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Explain Contrast Between a First-Mover Advantage and a Second-Mover Advantage

Essay by   •  February 23, 2017  •  Book/Movie Report  •  360 Words (2 Pages)  •  1,375 Views

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1. What are the major components of a comprehensive feasibility analysis?

Product/Service Feasibility

Industry/Target market Feasibility

Organizational Feasibility

Financial Feasibility

2. Explain contrast between a first-mover advantage and a second-mover advantage

First-mover advantage is the advantage gained by the initial ("first-moving") significant occupant of a market segment. It may be also referred to as Technological Leadership.

A market participant has first-mover advantage if it is the first entrant and gains a competitive advantage through control of resources. With this advantage, first-movers can be rewarded with huge profit margins and a monopoly-like status.

 Second-mover advantage occurs when a firm following the lead of the first-mover is actually able to capture greater market share, despite having entered late.

First-mover firms often face high research and development costs, and the marketing costs necessary to educate the public about a new type of product. A second-mover firm can learn from the experiences of the first mover firm, and may not face such high research and development costs, if it is able create its own version of a product using existing technology. A second-mover firm also does not face the marketing task of having to educate the public about the new project because the first-mover has already done so. As a result, the second-mover can use its resources to focus on making a superior product or out-marketing the first-mover.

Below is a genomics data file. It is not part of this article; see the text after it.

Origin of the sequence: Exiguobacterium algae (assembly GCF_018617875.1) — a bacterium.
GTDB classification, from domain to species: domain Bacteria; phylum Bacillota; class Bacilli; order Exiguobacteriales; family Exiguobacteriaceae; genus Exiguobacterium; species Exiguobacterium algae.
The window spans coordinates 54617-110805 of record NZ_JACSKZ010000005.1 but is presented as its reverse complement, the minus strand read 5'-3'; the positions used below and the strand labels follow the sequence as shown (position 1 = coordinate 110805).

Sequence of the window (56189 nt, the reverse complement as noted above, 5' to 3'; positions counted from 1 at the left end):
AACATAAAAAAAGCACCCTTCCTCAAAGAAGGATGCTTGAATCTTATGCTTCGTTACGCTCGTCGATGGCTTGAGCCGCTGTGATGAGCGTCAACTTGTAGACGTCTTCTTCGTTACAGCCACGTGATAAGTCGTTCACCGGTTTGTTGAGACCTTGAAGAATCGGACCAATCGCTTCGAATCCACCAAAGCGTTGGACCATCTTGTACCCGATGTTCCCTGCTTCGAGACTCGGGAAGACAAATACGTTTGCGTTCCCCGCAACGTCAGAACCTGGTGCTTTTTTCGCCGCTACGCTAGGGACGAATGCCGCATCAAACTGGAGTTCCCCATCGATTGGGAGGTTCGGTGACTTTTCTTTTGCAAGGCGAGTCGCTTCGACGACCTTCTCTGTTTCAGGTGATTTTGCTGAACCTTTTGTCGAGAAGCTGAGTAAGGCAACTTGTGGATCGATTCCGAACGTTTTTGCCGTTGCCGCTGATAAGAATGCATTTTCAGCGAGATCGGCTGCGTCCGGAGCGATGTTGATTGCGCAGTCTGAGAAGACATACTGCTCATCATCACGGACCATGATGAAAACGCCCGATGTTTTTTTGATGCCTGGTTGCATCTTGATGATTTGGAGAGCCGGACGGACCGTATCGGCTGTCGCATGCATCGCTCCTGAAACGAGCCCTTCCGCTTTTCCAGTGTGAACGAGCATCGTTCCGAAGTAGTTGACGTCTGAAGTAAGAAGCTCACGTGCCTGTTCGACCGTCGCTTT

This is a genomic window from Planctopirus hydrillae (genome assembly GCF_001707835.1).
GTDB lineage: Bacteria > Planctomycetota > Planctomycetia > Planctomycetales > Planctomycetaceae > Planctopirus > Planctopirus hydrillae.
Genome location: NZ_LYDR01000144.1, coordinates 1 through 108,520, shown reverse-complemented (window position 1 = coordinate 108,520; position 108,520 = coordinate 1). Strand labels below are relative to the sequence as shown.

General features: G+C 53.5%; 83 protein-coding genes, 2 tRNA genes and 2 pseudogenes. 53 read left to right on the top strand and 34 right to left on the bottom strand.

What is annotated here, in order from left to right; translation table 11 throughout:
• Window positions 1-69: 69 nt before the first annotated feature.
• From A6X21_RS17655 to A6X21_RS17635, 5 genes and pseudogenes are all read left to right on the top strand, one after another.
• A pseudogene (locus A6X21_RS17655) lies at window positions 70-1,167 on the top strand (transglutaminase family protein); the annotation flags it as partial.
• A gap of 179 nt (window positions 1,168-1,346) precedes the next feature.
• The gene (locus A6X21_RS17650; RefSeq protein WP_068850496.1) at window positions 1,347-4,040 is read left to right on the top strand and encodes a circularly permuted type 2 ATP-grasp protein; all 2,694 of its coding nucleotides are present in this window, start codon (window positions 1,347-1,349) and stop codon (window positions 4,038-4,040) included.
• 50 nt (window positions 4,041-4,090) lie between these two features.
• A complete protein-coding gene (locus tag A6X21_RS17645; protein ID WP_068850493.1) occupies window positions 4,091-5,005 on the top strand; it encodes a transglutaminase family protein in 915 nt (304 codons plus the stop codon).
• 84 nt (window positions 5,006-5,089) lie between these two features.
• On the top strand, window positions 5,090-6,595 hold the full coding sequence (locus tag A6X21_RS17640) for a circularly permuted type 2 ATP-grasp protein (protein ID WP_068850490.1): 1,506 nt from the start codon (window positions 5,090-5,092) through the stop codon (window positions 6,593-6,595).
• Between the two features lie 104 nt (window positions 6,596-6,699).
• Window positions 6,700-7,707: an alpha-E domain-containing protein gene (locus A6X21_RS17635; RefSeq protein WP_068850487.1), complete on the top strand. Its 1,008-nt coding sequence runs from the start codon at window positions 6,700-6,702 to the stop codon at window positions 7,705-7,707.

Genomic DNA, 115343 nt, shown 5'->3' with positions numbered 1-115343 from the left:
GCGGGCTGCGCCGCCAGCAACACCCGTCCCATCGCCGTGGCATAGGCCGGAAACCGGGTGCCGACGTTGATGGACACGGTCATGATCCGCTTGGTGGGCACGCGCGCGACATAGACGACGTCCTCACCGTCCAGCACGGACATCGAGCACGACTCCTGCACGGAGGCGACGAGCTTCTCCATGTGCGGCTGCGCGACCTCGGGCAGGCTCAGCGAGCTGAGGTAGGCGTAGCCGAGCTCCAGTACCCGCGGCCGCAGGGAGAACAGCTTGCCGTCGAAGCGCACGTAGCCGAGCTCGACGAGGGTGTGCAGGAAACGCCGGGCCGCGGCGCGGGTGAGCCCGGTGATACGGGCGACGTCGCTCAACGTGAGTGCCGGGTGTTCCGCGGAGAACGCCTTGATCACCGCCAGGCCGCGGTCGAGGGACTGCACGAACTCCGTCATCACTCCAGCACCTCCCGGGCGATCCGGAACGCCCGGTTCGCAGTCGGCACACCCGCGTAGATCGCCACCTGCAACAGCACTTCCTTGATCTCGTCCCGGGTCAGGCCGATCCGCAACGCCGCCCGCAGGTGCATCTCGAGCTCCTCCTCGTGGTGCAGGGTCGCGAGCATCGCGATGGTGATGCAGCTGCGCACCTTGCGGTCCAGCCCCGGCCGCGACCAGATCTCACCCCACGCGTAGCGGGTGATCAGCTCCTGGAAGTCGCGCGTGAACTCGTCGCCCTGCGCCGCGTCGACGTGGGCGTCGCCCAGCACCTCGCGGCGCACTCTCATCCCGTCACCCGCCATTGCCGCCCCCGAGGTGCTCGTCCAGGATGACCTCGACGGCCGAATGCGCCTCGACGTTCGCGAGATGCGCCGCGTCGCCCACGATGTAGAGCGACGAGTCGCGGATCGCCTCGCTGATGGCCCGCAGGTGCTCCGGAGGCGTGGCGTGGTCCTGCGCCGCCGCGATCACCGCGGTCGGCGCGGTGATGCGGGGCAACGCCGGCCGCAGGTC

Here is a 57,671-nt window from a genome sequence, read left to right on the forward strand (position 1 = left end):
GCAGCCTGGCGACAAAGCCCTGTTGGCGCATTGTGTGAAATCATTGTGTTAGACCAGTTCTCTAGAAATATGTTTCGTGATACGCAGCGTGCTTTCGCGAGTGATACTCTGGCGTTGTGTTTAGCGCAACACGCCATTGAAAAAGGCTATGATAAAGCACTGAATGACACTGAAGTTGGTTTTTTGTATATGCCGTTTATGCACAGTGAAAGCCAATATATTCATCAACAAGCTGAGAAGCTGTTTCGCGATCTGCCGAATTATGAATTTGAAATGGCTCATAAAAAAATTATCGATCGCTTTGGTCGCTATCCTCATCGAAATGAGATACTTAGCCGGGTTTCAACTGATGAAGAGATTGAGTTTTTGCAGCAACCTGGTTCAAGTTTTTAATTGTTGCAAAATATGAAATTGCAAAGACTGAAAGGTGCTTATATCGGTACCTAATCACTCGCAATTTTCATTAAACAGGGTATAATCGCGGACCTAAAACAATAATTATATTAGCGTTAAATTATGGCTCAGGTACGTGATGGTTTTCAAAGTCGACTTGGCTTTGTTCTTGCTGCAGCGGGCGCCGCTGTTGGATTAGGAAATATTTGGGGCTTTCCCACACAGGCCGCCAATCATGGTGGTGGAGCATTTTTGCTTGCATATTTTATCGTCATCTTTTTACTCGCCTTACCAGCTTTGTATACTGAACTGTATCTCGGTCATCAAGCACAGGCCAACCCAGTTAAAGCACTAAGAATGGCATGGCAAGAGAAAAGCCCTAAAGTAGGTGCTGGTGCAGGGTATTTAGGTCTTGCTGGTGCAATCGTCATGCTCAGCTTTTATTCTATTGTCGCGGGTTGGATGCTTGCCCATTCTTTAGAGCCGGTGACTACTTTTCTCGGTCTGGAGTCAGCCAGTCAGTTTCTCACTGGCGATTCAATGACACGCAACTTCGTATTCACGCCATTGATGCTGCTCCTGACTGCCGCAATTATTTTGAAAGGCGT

Often second-movers are able to overwhelm first-movers by taking the first-mover's product from a niche consumer market to a mass market. While firms may enjoy a first-mover advantage if they jump out to an early lead and hold onto it, the notion that winners are always the first to enter the market is a misconception.

3. Comment on the following statement: The executive summary is an introduction or preface to the business plan, and as such, is not a very important section of the plan.

This statement is not true. The executive summary is not an introduction, in fact, it is meant to be a summary of the plan itself. In addition, it is arguably the most important section of the business plan because if the executive summary fails to arouse the reader's interest, he or she is unlikely to read the remainder of the plan.



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